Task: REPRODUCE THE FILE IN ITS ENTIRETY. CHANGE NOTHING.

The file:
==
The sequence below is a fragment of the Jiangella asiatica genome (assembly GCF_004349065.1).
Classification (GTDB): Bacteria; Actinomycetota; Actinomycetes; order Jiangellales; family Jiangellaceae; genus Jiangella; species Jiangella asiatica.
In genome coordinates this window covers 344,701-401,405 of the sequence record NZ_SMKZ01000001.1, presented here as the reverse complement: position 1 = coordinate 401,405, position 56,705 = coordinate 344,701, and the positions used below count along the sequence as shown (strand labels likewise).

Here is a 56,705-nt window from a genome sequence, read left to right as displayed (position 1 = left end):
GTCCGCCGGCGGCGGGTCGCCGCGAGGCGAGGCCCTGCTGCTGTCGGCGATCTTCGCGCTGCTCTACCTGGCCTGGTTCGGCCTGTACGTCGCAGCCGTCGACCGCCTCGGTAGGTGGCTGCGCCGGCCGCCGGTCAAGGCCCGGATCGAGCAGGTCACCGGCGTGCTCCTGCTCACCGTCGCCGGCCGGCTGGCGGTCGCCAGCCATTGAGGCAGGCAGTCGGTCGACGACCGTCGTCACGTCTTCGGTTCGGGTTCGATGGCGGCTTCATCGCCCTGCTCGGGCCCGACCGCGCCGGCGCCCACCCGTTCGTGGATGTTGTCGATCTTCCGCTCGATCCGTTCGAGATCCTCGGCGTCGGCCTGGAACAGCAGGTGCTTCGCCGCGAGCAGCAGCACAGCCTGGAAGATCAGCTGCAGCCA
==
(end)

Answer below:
The sequence below is a fragment of the Jiangella asiatica genome (assembly GCF_004349065.1).
Classification (GTDB): Bacteria; Actinomycetota; Actinomycetes; order Jiangellales; family Jiangellaceae; genus Jiangella; species Jiangella asiatica.
In genome coordinates this window covers 344,701-401,405 of the sequence record NZ_SMKZ01000001.1, presented here as the reverse complement: position 1 = coordinate 401,405, position 56,705 = coordinate 344,701, and the positions used below count along the sequence as shown (strand labels likewise).

Here is a 56,705-nt window from a genome sequence, read left to right as displayed (position 1 = left end):
GTCCGCCGGCGGCGGGTCGCCGCGAGGCGAGGCCCTGCTGCTGTCGGCGATCTTCGCGCTGCTCTACCTGGCCTGGTTCGGCCTGTACGTCGCAGCCGTCGACCGCCTCGGTAGGTGGCTGCGCCGGCCGCCGGTCAAGGCCCGGATCGAGCAGGTCACCGGCGTGCTCCTGCTCACCGTCGCCGGCCGGCTGGCGGTCGCCAGCCATTGAGGCAGGCAGTCGGTCGACGACCGTCGTCACGTCTTCGGTTCGGGTTCGATGGCGGCTTCATCGCCCTGCTCGGGCCCGACCGCGCCGGCGCCCACCCGTTCGTGGATGTTGTCGATCTTCCGCTCGATCCGTTCGAGATCCTCGGCGTCGGCCTGGAACAGCAGGTGCTTCGCCGCGAGCAGCAGCACAGCCTGGAAGATCAGCTGCAGCCA